And that’s the second big problem. Those jobs, the jobs that make the player’s life possible, are going away thanks to AI.

Actors are finding that studios want their day one to include a time slot, and to have their voice recorded. There are stories about actors in the Disney series equivalents were listed and licensed “in perpetuity” for less than $100. These actors will not get another call for a small role. Why? The studio can always put it behind any production, running it like a toy over and over again. By comparison, Disney CEO Bob Iger’s net worth is significant $690 million, earning $65 million in 2018 alone.

Industry reports indicate that studios already have their own strategies for the show. That approach is based on the knowledge that writers and actors already live on the edge. This is why studios don’t want to honestly discuss the concerns of actors and writers. They think they can just starve them to death.

In summary:

  • Where actors and writers used to see a check—usually a very small paycheck—when a show they performed or wrote aired again, they now receive a one-time payment. The one-time payment is usually less than it was two decades ago.

  • Actors who may have a small role in the background or as a minor character in a drama are forced to agree to have their images cut so that studios can use them in other productions.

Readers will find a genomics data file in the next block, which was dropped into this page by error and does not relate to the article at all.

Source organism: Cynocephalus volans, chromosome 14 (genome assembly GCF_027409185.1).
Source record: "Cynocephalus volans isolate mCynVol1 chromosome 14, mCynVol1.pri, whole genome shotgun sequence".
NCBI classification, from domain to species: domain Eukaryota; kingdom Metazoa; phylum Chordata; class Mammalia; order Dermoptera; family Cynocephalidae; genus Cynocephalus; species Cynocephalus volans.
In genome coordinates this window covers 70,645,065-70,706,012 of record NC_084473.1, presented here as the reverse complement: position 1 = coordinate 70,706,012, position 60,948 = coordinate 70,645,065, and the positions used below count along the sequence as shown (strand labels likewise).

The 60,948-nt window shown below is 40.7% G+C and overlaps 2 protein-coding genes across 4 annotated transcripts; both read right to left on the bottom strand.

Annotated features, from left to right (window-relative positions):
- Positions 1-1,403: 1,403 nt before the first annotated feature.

• All the restructuring of the industry surrounding the advertising services brings huge payments to investors and managers even actors, writers, and all those who work to make entertainment possible to see their salaries disappear by the day.

What is happening now is not just another strike. It’s a constant battle to keep a business where many workers have never been close to rich and many were already struggling.

SAG-AFTRA and WGA members deserve everyone’s support. Not just those who enjoy their work, but anyone who is worried about how the constant improvement of processes made possible by technology will affect their work.

This is why you should consider joining a group of entertainment viewers. Starting from Oga. 1, select one of the social media or cable channels you pay for and cancel. If the studios don’t agree with the writers and actors by Oct. 1, do it again.

If you don’t subscribe to these things… good for you, you’re already doing what you can. But for those who do, this is the time to show which side in this battle you have your loyalty to.

Drescher: “It’s unfortunate that it came to this crossroads, but we have no choice. We are the victims here. We are being victimized by a very greedy society. I am amazed at how the people we have been doing business with treat us. I can’t believe it, to be honest. The way they plead poverty, that they are losing money left and right, while handing out hundreds of millions of dollars to their CEOs. It’s disgusting. Shame on them. They are on the wrong side of history.”